The scarcity of uninterrupted coastal sage scrub leaves the ecosystem vulnerable to wildfire, drought, invasive nonnative plants, and human development. After the devastating 2007 Witch Creek fire ravaged the San Pasqual Valley, including acres of prickly pear cactus, SDZG’s Plant Conservation team partnered with other organizations to launch a large-scale habitat restoration. Coastal cactus wrens build domed, oblong nests tucked inside prickly pear cactus, which protects their altricial, nidicolous (youngsters that stay at the nest even after they are able to leave) offspring from predators. When youngsters finally do leave the nest, they travel only a mile or two to stake out their own territory. But without suitable nesting areas replete with prickly pear and cholla cactus, the population could blink out. So, a labor-intensive project was crafted, which included headstarting prickly pear cactus pads in a nursery and planting them throughout the Biodiversity Reserve. “About 11,000 cactuses were propagated for the restoration project between 2009 and 2011,” said Charlie. “Staff and volunteers planted—and hand-watered—around 250 cactuses per acre, over 45 acres, along with other native plants.” As the model predicted, it took seven years for the prickly pear to grow tall enough to shelter the coastal cactus wrens. Some planted cactuses have nests now! “Restoration takes time, and now we’re reaping the benefits.”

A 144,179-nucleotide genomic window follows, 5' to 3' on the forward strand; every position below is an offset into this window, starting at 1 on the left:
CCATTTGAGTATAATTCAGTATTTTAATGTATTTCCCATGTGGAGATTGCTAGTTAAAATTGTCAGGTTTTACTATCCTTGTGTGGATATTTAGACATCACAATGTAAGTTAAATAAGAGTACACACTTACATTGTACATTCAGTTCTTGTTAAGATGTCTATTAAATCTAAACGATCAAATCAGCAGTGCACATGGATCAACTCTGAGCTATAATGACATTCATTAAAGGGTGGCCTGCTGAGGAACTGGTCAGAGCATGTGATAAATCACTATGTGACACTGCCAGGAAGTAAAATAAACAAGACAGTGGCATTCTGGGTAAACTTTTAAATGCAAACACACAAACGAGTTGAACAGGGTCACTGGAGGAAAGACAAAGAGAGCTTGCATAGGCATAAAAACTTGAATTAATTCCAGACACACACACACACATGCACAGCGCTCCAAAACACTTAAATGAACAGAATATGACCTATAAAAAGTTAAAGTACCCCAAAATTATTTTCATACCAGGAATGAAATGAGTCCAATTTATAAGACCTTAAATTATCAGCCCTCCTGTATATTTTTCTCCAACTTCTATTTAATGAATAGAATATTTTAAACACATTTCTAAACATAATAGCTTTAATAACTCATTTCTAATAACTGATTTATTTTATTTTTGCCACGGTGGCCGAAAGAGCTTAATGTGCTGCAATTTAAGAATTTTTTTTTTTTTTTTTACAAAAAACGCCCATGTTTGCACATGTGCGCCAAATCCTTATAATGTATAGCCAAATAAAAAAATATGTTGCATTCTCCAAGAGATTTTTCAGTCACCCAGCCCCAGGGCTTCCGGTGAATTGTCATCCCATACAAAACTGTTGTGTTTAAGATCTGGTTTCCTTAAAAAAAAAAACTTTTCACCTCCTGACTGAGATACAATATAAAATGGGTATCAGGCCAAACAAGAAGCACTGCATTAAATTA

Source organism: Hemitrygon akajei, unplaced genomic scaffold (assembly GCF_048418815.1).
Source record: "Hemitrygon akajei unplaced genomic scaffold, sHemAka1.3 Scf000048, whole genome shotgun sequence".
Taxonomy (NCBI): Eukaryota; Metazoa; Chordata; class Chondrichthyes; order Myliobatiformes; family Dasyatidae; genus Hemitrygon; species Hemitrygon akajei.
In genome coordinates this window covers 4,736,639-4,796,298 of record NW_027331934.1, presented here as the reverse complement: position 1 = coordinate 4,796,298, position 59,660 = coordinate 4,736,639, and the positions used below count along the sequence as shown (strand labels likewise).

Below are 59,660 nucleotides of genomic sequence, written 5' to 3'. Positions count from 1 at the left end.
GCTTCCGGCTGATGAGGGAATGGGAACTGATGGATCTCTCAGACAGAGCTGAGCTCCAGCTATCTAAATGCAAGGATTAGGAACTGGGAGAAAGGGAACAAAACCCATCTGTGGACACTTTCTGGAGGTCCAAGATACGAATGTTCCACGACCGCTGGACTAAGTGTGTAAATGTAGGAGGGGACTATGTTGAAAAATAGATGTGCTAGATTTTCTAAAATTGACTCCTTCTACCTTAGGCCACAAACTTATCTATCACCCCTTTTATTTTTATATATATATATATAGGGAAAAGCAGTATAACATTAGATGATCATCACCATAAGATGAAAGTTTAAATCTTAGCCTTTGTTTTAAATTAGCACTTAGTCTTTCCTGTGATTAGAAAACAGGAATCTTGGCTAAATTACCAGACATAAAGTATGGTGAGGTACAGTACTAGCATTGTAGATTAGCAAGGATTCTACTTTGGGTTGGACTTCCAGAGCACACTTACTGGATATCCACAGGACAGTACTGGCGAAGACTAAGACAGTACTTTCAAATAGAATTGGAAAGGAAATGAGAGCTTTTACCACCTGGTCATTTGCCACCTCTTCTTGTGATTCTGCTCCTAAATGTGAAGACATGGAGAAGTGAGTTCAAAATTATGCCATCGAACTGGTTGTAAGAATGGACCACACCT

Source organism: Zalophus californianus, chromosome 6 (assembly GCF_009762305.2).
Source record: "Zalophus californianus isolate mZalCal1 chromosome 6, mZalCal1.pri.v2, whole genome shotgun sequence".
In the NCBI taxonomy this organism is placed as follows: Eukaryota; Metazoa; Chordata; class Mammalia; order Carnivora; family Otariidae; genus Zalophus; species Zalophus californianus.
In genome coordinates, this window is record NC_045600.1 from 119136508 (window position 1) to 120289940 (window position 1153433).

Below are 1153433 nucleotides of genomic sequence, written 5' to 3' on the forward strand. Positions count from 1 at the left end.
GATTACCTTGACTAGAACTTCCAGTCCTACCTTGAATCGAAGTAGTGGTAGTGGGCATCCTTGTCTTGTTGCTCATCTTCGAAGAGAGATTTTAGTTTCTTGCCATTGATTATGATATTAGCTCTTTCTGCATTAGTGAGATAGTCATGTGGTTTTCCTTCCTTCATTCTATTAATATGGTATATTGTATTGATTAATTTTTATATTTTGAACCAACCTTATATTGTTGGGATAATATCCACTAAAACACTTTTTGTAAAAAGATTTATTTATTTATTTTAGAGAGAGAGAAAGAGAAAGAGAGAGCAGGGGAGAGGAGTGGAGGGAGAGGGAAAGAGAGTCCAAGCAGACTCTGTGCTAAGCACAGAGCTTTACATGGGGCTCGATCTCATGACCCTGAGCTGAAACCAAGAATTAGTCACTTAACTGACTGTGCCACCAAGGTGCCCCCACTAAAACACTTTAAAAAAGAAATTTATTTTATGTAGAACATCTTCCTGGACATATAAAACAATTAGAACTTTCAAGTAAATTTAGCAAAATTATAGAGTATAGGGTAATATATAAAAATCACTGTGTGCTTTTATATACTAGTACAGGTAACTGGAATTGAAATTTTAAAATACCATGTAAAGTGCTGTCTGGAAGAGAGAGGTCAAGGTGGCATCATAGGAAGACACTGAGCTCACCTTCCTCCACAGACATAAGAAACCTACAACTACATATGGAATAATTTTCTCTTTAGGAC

Nonnative plants also pose a threat to the birds, as they can overgrow and cover the ground, leaving the birds nowhere to hunt. “Cactus scrub has open spaces, which the wrens use to see and hunt prey,” said Lisa. “Survival of chicks decreases with nonnative plant overgrowth.” Species like stinknet, a fast-growing, nonnative plant, can have a negative impact on the birds’ foraging and nesting opportunities, while also increasing the fire risk. Once again the team sprang into action, working with the American Conservation Experience to selectively apply herbicide to stinknet plants before they bloomed and spread this past spring. Habitat restoration takes the long view and requires patience, even as another fire season is upon us. “More gene flow and connectivity is what’s needed for the coastal cactus wren,” said Lisa. And this restored natural habitat will help!
A Bird In the Hand…
Monitoring and banding the birds is important. But how does one monitor chicks in a dark nest behind a thorny “security wall” several feet off the ground? In a word: carefully. “You have to be a contortionist to reach past the cactus spines,” said Colleen Wisinski, conservation program specialist, SDZG. “We try to catch them and band them before they fly—about nine days old—so we don’t accidentally ‘force fledge’ them.” Our partners at USGS use a camera scope on an adjustable pole to peek into the nests, as the parent birds protest nearby.